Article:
• Ma’s Ant Financial is signing up partnerships in region
  • Estimated 450 million people lack access to banking services

Over the past two months, some 1,000 part-time workers for DBS Group Holdings Ltd. have fanned out across Singapore’s famed food courts, trying to entice mom-and-pop hawkers to use the bank’s digital payments service, called PayLah!

“Hawkers need speed, and they are afraid that using PayLah! may not be fast enough when the queues are very, very long,” 19-year-old Erica Chiang, who has signed up 50 food vendors in her seven weeks working for DBS, said on a sweltering Wednesday afternoon. “Once they know the product, they become interested.”

Chiang is on the front lines of a push consuming banks across Southeast Asia these days: defending against Jack Ma’s Alibaba Group Holding Ltd. and its payments affiliate Ant Financial, which are targeting the region as a major growth market.

Southeast Asia’s banks have long been spared the competitive onslaught that saw their peers in China cede that nation’s giant payments market to Ant Financial and Tencent Holdings Ltd. That’s about to change, as Ma lines up partnerships across the region to win over some of the estimated 450 million people with limited access to banking services — and then use that position to go after the lenders’ core customers.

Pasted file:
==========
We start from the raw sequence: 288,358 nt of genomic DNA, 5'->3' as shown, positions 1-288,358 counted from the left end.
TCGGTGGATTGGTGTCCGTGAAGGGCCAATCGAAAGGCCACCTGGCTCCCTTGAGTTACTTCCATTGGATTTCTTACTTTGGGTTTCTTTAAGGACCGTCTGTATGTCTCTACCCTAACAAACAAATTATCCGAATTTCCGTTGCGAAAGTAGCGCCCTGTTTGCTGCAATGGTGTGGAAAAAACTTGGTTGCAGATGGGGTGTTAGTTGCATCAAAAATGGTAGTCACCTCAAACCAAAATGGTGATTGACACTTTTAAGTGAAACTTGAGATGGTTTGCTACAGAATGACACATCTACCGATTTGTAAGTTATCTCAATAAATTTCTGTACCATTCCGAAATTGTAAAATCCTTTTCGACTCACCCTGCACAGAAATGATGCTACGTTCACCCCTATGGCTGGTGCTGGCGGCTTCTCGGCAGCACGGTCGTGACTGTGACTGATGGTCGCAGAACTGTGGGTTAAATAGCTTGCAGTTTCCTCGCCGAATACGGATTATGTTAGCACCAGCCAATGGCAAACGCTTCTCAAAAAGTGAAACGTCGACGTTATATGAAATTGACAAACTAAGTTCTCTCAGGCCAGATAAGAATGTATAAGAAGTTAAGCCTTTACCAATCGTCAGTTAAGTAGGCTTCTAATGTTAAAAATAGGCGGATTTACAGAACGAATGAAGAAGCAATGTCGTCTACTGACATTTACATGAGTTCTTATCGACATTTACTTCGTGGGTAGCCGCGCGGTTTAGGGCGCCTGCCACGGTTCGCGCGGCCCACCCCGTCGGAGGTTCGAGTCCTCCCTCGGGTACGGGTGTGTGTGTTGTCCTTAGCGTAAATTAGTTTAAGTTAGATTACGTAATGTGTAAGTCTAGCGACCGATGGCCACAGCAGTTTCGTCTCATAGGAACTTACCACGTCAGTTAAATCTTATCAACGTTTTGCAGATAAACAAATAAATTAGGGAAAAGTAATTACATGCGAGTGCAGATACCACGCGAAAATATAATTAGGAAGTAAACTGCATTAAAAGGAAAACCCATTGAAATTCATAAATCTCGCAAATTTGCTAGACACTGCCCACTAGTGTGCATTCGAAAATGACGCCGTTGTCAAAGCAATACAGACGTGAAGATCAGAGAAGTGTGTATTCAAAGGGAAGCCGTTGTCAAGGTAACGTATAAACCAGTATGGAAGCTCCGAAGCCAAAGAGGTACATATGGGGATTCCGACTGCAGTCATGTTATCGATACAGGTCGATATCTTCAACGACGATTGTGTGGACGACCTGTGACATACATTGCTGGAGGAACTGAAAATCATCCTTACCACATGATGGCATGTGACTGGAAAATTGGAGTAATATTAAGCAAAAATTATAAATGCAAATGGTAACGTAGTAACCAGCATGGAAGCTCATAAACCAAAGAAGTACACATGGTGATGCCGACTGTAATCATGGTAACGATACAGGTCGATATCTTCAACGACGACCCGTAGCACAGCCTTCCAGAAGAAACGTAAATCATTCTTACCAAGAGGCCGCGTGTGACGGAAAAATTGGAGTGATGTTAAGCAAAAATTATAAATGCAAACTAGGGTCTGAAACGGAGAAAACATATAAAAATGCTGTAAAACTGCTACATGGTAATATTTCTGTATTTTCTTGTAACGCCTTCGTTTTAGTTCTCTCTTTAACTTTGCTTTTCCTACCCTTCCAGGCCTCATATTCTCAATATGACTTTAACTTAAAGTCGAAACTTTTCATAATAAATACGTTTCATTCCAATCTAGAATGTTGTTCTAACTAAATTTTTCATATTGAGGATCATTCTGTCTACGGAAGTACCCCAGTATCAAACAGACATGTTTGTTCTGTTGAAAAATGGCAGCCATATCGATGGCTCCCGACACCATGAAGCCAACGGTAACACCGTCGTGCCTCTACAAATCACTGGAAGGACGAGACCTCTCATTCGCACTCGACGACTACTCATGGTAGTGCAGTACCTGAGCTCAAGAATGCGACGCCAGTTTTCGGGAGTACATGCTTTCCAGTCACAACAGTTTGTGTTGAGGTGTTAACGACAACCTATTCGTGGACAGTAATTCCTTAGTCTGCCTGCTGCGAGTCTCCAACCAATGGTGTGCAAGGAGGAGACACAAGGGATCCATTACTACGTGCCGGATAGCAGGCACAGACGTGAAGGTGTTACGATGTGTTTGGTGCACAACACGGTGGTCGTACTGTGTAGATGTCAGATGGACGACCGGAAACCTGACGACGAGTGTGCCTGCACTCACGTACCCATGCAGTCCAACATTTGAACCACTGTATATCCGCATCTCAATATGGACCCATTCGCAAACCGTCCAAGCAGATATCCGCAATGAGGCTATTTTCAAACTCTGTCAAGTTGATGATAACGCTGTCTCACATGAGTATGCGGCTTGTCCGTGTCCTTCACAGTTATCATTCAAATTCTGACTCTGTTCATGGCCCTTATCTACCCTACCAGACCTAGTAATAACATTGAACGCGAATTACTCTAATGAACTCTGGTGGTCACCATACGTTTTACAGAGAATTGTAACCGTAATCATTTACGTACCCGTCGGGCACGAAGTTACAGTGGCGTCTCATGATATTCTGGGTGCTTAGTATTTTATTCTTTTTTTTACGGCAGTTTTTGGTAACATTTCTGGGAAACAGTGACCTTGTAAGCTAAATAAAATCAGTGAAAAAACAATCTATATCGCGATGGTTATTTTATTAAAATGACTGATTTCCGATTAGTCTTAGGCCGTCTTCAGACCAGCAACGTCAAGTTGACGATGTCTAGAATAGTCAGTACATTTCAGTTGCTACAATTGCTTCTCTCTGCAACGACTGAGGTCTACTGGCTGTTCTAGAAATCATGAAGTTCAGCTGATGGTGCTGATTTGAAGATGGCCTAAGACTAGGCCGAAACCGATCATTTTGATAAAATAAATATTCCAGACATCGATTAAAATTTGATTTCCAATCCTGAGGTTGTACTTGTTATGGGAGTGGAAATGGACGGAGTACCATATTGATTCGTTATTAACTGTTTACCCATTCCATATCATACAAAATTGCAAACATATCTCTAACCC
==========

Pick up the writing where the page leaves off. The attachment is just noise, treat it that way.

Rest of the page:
“We view the ‘Big Techs’ with large platforms as the ones we should be more concerned with,” said Sandeep Lal, head of digital banking at DBS.

Government Help

Underscoring the perceived threat, Singapore’s government on Tuesday proposed new rules to make it easier for banks to invest in non-financial businesses, including e-commerce and digital-payment platforms. In announcing the move, Finance Minister Heng Swee Keat cited “increasing competition from online and non-financial players.”

Digital payments in Southeast Asia, home to some 630 million people, may reach $62.3 billion this year, according to the research firm Statista. The transition to digital offerings will put pressure on other lucrative areas for banks, like cross-border transactions, said James Lloyd, a Hong Kong-based fintech specialist at consultancy EY.

“Banks will not be making the same profit margins in this…